HEAVY METAL ANALYSIS IN COAL

Coal is a natural product that is created through compressed organic matter containing virtually every element in the periodic table – mainly carbon, along with some heavy metals. These heavy metals refer to any metallic chemical element that has a high density and is toxic at low concentrations. The concentrations of these heavy metals vary in coal by its geographic region. Small amounts of heavy metals can be necessary for health, but too much may cause acute or chronic toxicity. Many of the heavy metals released in the mining and burning of coal are environmentally and biologically toxic elements, such as leadmercurynickeltincadmiumantimony, and arsenic, as well as radio isotopes of thorium and strontium.

Heavy metal analysis in coal has typically been a laborious and time consuming process. Even with multielement emission techniques, the sample preparations involving destruction of the sample matrix has limited sample throughput thus not allowing any subsequent speciation. Under this background, the ICP-OES technique can be used as a viable technology for its wide elemental coverage, very low detection limit (upto ppb level), fast analysis time (all elements at once), wide analytical working range, simple spectra of the constituents elements and high matrix tolerance. At the central lab of MSK, Kolkata, an attempt have been made to analyze some of the trace constituent heavy metals such as Cr, Ti, Cu, Ni, Pb, Zn from the as received coal using the recently procured ICP-OES.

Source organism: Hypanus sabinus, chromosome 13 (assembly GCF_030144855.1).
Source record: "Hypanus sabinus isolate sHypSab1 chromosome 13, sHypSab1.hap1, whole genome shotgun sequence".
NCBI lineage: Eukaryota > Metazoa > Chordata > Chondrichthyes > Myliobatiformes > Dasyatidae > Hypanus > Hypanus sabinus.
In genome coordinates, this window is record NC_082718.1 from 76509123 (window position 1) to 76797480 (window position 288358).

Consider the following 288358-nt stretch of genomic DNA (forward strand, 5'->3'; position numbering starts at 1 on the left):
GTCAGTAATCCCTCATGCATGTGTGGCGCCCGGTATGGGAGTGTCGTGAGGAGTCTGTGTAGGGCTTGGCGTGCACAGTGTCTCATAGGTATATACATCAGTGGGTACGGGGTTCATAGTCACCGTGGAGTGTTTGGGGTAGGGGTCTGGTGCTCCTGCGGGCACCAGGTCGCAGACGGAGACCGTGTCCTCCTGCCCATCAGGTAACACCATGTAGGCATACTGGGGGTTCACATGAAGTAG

The digestion of the coal samples have been carried out in the microwave digestor using the typical inorganic acids. The pressure used during the digestion process is as high as 50 bar and the power is kept typically at 500 Watt. Total time spent for such individual sample digestion is around 40 minutes. Very clear solution of the coal samples have been obtained from such digestion process without any sedimentation at the bottom. Heavy metals such as Cr, Ti, Cu, Ni, Pb, Zn in the range from wt% to ppm level in coal samples have been determined using the axial mode of the CCD detector avoiding any possible matrix interferences from any other analyte. The constituent elements are being determined using the axial mode of the detector to yield highly accurate results. Fig. 1 shows the calibration curves made for all the analytes as stated above using different concentrations (50 and 100 mg/L). 

 

 Fig. 1: Calibration curves made for the quantitative measurement of the heavy metal analytes in coal samples

Table 1 shows quantitative measurement data of constituent heavy metals for some of the as received coal samples. During each time of measurements the standard sample SARM 20 was measured from its solution and accordingly standard correction was done. It can be seen that the values obtained for the standard sample are quite close to their declared values and hence justifies the accuracy of the above mentioned technique.  

Table 1: Heavy metal constituents as determined for few of the coal samples (with Standard SARM 20) through ICP-OES technique 

Serial No. Constituent heavy metals detected thorugh ICP-OES in ppm
Cr Cu Ni Pb Ti Zn
Standard SARM 20 decleared 18 25 26 6300 17
SARM 20 obtained 16 27 25 6273 20
Sample 1 10 5 9 8 160 5
Sample 2 11 5 6 10 170 7
Sample 3 17 6 6 10 180 19
Sample 4 600 9 18 3 280 32
Sample 5 22 13 14 16 500 53

 

Developed by:

Dr. (Mrs.) Saswati Ghosh  &  Mr. Arnab  Banerjee

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